What you need to know about curly parsley
Name: parsley, curly parsley (Petroselinum crispum)
Plant type: biennial herb
Climate: all climates.
Soil: enrich the soil with compost and decomposed manure.
Position: full sun to part shade.
Flowering and fruiting: N/A.
Feeding: apply seaweed solution or an organic liquid fertiliser regularly.
Watering: regular watering required, especially during hot, dry weather.
Appearance and characteristics of curly parsley
With a slightly more bitter flavour than Italian flat leaf parsley, curly parsley is more often used as a garnish or decoration than a flavouring, although both parsleys are readily interchangeable and flavoursome.
Uses for curly parsley
Decorative and delicious, curly parsley can be grown as an edging plant along a path or the front of your vegie garden. Great in pots too, parsley is perfect for gardens big or small.
Add curly parsley to cooking at the end to maximise flavour, or use fresh in salads.
Caring for curly parsley
Easy to grow, parsley prefers full sun and regular water. Protect from snails and slugs and apply a seaweed solution regularly during establishment to maintain optimal plant health.
Do not let the soil dry out, as this can cause parsley to prematurely run to seed. Water every second day, or daily if growing in pots, especially during hot, dry weather. Apply a seaweed solution at planting and a complete fertiliser in spring and autumn.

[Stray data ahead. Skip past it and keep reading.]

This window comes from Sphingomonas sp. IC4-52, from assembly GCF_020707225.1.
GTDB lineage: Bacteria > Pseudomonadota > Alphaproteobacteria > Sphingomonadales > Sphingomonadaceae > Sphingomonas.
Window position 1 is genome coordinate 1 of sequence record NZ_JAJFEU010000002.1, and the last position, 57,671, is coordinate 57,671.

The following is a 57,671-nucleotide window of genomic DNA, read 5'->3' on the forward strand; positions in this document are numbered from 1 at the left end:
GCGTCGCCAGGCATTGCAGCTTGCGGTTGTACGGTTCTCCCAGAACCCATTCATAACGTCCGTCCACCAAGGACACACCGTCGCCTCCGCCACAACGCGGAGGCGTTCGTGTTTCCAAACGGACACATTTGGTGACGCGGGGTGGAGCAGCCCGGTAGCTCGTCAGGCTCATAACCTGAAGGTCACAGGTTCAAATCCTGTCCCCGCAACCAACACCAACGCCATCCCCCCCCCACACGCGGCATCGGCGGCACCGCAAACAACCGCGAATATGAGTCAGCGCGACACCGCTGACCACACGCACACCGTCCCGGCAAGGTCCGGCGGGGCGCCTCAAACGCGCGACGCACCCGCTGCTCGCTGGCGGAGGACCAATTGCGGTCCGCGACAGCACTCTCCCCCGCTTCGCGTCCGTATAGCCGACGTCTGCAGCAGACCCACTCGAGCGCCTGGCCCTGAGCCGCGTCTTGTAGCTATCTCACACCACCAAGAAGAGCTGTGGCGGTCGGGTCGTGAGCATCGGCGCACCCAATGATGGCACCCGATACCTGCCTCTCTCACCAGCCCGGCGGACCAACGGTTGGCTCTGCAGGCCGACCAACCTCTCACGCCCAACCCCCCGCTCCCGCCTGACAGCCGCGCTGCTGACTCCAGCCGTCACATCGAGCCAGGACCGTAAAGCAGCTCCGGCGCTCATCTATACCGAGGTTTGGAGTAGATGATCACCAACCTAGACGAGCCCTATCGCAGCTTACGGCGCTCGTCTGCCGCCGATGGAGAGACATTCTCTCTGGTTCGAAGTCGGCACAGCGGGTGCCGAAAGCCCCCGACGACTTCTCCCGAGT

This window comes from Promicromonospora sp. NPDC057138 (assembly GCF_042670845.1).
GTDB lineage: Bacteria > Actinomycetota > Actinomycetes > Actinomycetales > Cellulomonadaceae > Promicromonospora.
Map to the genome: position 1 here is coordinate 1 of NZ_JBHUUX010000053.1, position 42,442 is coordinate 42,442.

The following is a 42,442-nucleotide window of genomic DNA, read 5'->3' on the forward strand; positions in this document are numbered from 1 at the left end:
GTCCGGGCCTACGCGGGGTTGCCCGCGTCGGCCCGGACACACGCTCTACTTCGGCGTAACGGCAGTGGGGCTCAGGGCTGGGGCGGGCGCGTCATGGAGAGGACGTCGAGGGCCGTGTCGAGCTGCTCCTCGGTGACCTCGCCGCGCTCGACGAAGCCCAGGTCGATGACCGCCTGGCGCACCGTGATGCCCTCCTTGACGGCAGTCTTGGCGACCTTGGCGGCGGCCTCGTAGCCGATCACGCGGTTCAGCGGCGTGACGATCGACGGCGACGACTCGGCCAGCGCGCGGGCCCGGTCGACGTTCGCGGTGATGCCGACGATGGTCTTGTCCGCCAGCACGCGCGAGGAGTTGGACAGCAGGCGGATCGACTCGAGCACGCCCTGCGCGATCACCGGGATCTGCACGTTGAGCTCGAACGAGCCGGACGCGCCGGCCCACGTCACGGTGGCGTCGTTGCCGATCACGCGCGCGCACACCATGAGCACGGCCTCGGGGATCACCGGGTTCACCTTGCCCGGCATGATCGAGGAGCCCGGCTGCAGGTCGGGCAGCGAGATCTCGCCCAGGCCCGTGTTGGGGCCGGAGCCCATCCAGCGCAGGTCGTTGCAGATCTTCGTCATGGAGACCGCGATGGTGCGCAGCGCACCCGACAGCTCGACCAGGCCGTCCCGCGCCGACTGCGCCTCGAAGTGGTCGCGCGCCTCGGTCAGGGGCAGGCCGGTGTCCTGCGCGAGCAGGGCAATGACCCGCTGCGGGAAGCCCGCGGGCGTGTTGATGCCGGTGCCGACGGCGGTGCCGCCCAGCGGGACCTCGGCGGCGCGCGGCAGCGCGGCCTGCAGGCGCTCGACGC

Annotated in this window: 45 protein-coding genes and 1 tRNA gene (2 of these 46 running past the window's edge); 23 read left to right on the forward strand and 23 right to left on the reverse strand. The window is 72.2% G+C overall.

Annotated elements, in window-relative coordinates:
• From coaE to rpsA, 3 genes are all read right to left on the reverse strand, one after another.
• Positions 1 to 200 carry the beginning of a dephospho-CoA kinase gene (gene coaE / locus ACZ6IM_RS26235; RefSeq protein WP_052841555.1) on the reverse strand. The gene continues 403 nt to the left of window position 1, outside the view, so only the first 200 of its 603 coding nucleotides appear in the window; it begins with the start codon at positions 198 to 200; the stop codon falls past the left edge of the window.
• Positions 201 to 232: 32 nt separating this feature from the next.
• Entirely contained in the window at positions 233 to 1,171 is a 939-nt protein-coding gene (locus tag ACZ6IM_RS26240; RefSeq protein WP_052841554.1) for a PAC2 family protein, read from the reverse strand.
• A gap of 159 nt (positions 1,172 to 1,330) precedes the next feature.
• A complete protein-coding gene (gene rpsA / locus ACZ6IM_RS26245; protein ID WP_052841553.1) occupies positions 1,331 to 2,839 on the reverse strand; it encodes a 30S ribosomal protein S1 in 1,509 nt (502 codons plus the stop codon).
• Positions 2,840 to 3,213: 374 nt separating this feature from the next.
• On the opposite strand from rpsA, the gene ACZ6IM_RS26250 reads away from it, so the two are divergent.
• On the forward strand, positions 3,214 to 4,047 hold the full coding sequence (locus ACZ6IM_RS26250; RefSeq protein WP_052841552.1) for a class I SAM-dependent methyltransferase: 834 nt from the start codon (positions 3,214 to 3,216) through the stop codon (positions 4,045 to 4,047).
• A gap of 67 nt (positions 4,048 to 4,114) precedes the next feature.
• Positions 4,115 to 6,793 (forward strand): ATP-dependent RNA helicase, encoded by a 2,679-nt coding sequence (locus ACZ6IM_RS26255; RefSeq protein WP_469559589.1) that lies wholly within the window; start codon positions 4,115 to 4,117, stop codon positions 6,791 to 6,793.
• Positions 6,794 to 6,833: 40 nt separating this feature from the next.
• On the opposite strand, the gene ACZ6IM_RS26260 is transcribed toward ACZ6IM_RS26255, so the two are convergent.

How and when to prune curly parsley
Although pruning is not required, regular harvesting keeps plants compact, healthy and vigorous. Never remove more than half the plant at a time, selecting the outer leaves first, then working your way inwards towards the nearest growth.
Diseases and pests
Protect seedlings from snails and slugs with pet-friendly snail and slug pellets or snail traps.
How to propagate curly parsley
Parsley is readily propagated by seed. Seed is produced in its second year, just before the plants die off.
Allow the seed heads to ripen as much as possible on the plant, without losing the seed.
As soon as the seed darkens from green to brown, cut the seed heads from the parsley, and lay on a tray indoors for a couple of days to allow the seed to fully ripen before removing from the seed heads.
Place the heads in a paper bag and shake to remove the seed.
Store seed in a clearly named envelope.
If you like this then try
Italian flat-leaf parsley: a more flavoursome version of parsley that’s perfect for cooking.
Mint: a vigorous herb that pairs well with parsley to make tabbouleh.
Spring onion: a milder form of onion that readily spices up salads.
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